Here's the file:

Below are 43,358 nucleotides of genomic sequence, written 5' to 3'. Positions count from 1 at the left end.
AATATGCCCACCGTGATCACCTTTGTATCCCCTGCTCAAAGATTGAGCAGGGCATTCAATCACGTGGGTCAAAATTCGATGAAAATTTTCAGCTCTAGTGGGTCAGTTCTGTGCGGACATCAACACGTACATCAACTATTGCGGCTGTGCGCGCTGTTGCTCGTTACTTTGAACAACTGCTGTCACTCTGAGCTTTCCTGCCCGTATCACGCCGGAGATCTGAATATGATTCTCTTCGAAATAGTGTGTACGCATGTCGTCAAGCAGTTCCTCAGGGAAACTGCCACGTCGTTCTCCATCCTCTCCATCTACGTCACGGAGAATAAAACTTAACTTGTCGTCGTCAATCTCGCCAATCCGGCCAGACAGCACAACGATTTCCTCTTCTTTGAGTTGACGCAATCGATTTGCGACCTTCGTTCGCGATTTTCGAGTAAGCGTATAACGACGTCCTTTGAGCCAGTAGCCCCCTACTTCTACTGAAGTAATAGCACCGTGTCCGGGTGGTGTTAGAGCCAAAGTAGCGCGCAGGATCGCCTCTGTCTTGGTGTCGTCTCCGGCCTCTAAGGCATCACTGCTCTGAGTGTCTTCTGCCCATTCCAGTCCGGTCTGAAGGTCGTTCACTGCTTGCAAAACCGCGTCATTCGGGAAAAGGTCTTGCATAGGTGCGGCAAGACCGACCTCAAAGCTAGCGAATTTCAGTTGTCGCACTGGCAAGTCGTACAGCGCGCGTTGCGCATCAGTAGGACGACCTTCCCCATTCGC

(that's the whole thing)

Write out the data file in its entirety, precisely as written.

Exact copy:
Below are 43,358 nucleotides of genomic sequence, written 5' to 3'. Positions count from 1 at the left end.
AATATGCCCACCGTGATCACCTTTGTATCCCCTGCTCAAAGATTGAGCAGGGCATTCAATCACGTGGGTCAAAATTCGATGAAAATTTTCAGCTCTAGTGGGTCAGTTCTGTGCGGACATCAACACGTACATCAACTATTGCGGCTGTGCGCGCTGTTGCTCGTTACTTTGAACAACTGCTGTCACTCTGAGCTTTCCTGCCCGTATCACGCCGGAGATCTGAATATGATTCTCTTCGAAATAGTGTGTACGCATGTCGTCAAGCAGTTCCTCAGGGAAACTGCCACGTCGTTCTCCATCCTCTCCATCTACGTCACGGAGAATAAAACTTAACTTGTCGTCGTCAATCTCGCCAATCCGGCCAGACAGCACAACGATTTCCTCTTCTTTGAGTTGACGCAATCGATTTGCGACCTTCGTTCGCGATTTTCGAGTAAGCGTATAACGACGTCCTTTGAGCCAGTAGCCCCCTACTTCTACTGAAGTAATAGCACCGTGTCCGGGTGGTGTTAGAGCCAAAGTAGCGCGCAGGATCGCCTCTGTCTTGGTGTCGTCTCCGGCCTCTAAGGCATCACTGCTCTGAGTGTCTTCTGCCCATTCCAGTCCGGTCTGAAGGTCGTTCACTGCTTGCAAAACCGCGTCATTCGGGAAAAGGTCTTGCATAGGTGCGGCAAGACCGACCTCAAAGCTAGCGAATTTCAGTTGTCGCACTGGCAAGTCGTACAGCGCGCGTTGCGCATCAGTAGGACGACCTTCCCCATTCGC